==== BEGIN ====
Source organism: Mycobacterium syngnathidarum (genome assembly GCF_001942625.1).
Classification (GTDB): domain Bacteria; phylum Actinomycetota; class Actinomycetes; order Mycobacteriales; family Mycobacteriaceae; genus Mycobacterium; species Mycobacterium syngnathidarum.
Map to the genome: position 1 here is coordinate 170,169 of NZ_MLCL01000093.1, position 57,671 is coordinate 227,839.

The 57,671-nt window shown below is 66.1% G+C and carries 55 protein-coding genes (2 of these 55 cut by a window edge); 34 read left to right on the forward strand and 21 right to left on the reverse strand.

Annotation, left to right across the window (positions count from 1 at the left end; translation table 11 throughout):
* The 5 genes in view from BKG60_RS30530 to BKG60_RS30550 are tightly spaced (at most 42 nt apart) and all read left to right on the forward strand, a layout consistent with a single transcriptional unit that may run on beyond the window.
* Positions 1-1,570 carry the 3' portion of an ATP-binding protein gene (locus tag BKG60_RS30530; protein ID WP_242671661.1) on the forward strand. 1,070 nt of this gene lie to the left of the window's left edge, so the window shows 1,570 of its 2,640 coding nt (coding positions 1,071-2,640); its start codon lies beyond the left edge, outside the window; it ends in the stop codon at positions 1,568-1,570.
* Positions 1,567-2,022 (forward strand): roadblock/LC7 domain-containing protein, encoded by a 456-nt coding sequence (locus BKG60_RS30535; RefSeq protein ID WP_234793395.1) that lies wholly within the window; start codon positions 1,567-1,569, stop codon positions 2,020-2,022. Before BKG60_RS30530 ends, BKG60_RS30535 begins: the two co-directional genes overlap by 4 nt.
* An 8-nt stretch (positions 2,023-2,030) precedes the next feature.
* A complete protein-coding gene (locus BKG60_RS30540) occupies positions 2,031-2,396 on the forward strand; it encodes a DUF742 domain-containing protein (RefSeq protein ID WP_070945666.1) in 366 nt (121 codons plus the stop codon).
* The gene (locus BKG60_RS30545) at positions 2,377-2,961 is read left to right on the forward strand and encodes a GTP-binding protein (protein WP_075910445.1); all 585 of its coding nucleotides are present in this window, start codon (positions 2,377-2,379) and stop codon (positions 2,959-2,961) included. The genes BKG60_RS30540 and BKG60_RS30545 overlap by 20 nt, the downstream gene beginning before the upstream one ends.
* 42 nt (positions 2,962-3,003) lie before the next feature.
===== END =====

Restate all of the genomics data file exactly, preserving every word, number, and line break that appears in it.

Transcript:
Source organism: Mycobacterium syngnathidarum (genome assembly GCF_001942625.1).
Classification (GTDB): domain Bacteria; phylum Actinomycetota; class Actinomycetes; order Mycobacteriales; family Mycobacteriaceae; genus Mycobacterium; species Mycobacterium syngnathidarum.
Map to the genome: position 1 here is coordinate 170,169 of NZ_MLCL01000093.1, position 57,671 is coordinate 227,839.

The 57,671-nt window shown below is 66.1% G+C and carries 55 protein-coding genes (2 of these 55 cut by a window edge); 34 read left to right on the forward strand and 21 right to left on the reverse strand.

Annotation, left to right across the window (positions count from 1 at the left end; translation table 11 throughout):
* The 5 genes in view from BKG60_RS30530 to BKG60_RS30550 are tightly spaced (at most 42 nt apart) and all read left to right on the forward strand, a layout consistent with a single transcriptional unit that may run on beyond the window.
* Positions 1-1,570 carry the 3' portion of an ATP-binding protein gene (locus tag BKG60_RS30530; protein ID WP_242671661.1) on the forward strand. 1,070 nt of this gene lie to the left of the window's left edge, so the window shows 1,570 of its 2,640 coding nt (coding positions 1,071-2,640); its start codon lies beyond the left edge, outside the window; it ends in the stop codon at positions 1,568-1,570.
* Positions 1,567-2,022 (forward strand): roadblock/LC7 domain-containing protein, encoded by a 456-nt coding sequence (locus BKG60_RS30535; RefSeq protein ID WP_234793395.1) that lies wholly within the window; start codon positions 1,567-1,569, stop codon positions 2,020-2,022. Before BKG60_RS30530 ends, BKG60_RS30535 begins: the two co-directional genes overlap by 4 nt.
* An 8-nt stretch (positions 2,023-2,030) precedes the next feature.
* A complete protein-coding gene (locus BKG60_RS30540) occupies positions 2,031-2,396 on the forward strand; it encodes a DUF742 domain-containing protein (RefSeq protein ID WP_070945666.1) in 366 nt (121 codons plus the stop codon).
* The gene (locus BKG60_RS30545) at positions 2,377-2,961 is read left to right on the forward strand and encodes a GTP-binding protein (protein WP_075910445.1); all 585 of its coding nucleotides are present in this window, start codon (positions 2,377-2,379) and stop codon (positions 2,959-2,961) included. The genes BKG60_RS30540 and BKG60_RS30545 overlap by 20 nt, the downstream gene beginning before the upstream one ends.
* 42 nt (positions 2,962-3,003) lie before the next feature.